Preview: Mark Steel’s In Town

Mark Steel tells Marissa Burgess why he’s making his comedy more bespoke

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In a previous interview with comedian Mark Steel, he confessed that he often likes to lie to journalists just for a laugh.

“Did I ever lie to you in post?” he ponders, “I might have done,” he teases. “No, I only lie about the question of how I first got started. Journalists ask and I’ll make something up like, ‘Oh you know, I wanted to be a professional footballer and I was having a trial for Carlisle – I used to be able to get away with kicking the opponents players if I told the referee a joke.’ It’s whatever comes into my head. That’s quite a good one, actually” he says making a mental note.

However having made his name touring as well as a broadcaster and writer, some of Steel’s tall tales now have a tendency to follow him around.

“These days you tell a lie and it might just hop onto the right website or something and someone copies it down and then it’s on Wikipedia. I’ve been on television programmes and have been introduced as someone who started out as a TV repair man and that’s not true. People insist ‘Yes it is true, it’s on the internet!’ Your memory is nowhere near as reliable as ‘it’s on the internet’,’” he laughs.

What is for certain is that Kent born Steel is a veteran of the circuit, starting out in 1982, and there are independent witnesses to verify that biographical fact. According to his autobiography, It’s Not A Runner Bean, his first taste of comedy was earlier than that, aged 14 on a family getaway at a holiday camp in Ventnor on the Isle of Wight. These days, alongside the likes of Mark Thomas and Jeremy Hardy, he is one of the finest and funniest social commentators we have.

This year’s tour however is a little closer to home particularly for those fans in the audience. Using his skills as a quick thinker, or at least a swift writer, each show will be specifically tailored to the town in which he’s performing.

“I like doing stuff about the place that I’m in, doing a little bit about something that’s happened in the town and making the show a little bit distinct. Initially I wondered whether I had enough time to rehearse and research a whole show just about one place. So I did it. I suppose it’s not for me to say but it seemed to work and it seemed to be very popular. So that’s the idea of this show, Mark Steel’s In Town.”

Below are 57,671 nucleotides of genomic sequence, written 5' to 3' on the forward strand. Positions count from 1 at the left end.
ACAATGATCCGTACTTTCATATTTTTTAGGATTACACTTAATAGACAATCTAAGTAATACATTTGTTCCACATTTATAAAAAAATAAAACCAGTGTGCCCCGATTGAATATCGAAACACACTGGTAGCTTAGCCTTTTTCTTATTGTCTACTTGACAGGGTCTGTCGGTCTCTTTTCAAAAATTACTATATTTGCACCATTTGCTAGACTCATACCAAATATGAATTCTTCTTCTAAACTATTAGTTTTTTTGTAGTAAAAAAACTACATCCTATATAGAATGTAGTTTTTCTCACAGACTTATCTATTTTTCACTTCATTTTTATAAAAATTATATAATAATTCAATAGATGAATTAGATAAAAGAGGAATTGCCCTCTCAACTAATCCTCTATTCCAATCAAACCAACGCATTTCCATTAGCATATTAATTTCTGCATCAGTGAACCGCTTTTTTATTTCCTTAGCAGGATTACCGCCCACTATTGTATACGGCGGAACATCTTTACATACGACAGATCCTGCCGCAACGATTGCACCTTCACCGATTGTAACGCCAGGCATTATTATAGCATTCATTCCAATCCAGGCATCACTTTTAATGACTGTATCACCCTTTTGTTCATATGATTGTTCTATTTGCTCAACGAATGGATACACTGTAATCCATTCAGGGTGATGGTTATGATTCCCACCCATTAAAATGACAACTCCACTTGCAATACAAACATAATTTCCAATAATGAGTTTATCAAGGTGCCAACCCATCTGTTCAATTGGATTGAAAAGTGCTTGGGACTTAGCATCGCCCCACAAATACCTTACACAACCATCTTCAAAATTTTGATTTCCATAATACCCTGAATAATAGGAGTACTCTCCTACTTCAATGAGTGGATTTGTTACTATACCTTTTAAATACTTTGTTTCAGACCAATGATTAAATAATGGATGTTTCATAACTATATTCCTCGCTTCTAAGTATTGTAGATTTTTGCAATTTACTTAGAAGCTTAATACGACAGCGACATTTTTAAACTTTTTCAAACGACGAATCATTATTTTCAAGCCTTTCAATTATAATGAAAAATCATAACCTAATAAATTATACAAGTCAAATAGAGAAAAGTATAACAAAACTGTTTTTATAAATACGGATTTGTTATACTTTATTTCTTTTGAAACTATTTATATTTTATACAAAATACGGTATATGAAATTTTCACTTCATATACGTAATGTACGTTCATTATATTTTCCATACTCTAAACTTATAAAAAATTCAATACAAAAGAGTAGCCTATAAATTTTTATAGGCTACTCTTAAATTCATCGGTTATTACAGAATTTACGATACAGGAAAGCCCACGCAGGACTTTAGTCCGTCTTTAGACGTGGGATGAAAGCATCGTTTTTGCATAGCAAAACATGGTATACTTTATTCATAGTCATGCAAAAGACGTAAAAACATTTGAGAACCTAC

The bespoke show has already been the focus of two series on Radio 4 and was originally conceived as a reaction against the increasing homogenisation of our towns and cities.

“It’s about how everywhere is being made to look identical but people really like to cling to the bits that make their place unique and distinct. It’s a little rebellion I think against ‘The Man’. It’s about standing up against those things that try to make the world exactly the same and rob everywhere of its identity and individuality. I think most people really like the fact that there’s something distinct and unique about their town and they would hate it if everywhere were exactly the same. That’s the idea anyway.”

Though it’s the predominately a show about local issues, the life-long Socialist is unlikely to be able to resist devoting some of his comic ire to the coalition government. But he’s not happy that the Tory majority provide such an easy target.

“It’s not a good thing is it? Economically it’s not going to work out for me given that I’ve got kids that are going to go to university, I’ll have to come up with a lot of material to compensate for the fact that I’m going to be eight million pounds worse off,” he bemoans.

If that wasn’t enough, in amongst the politics and the local humour there will also be some impressions of a little old Irish lady.

“I’m doing a character in this new show and it’s not even based on, it actually is, my neighbour. I haven’t even written anything, I just tell the story word for word about my adorable next door neighbour who’s 74, Doris. She’s Irish and she is the world swearing champion. She is absolutely magnificent.”

Topicality, a knowledge of geography and pensioner mimicry, what more could you possibly ask for?

Mark Steel’s In Town, 26 January, Lawrence Batley Theatre, Huddersfield.

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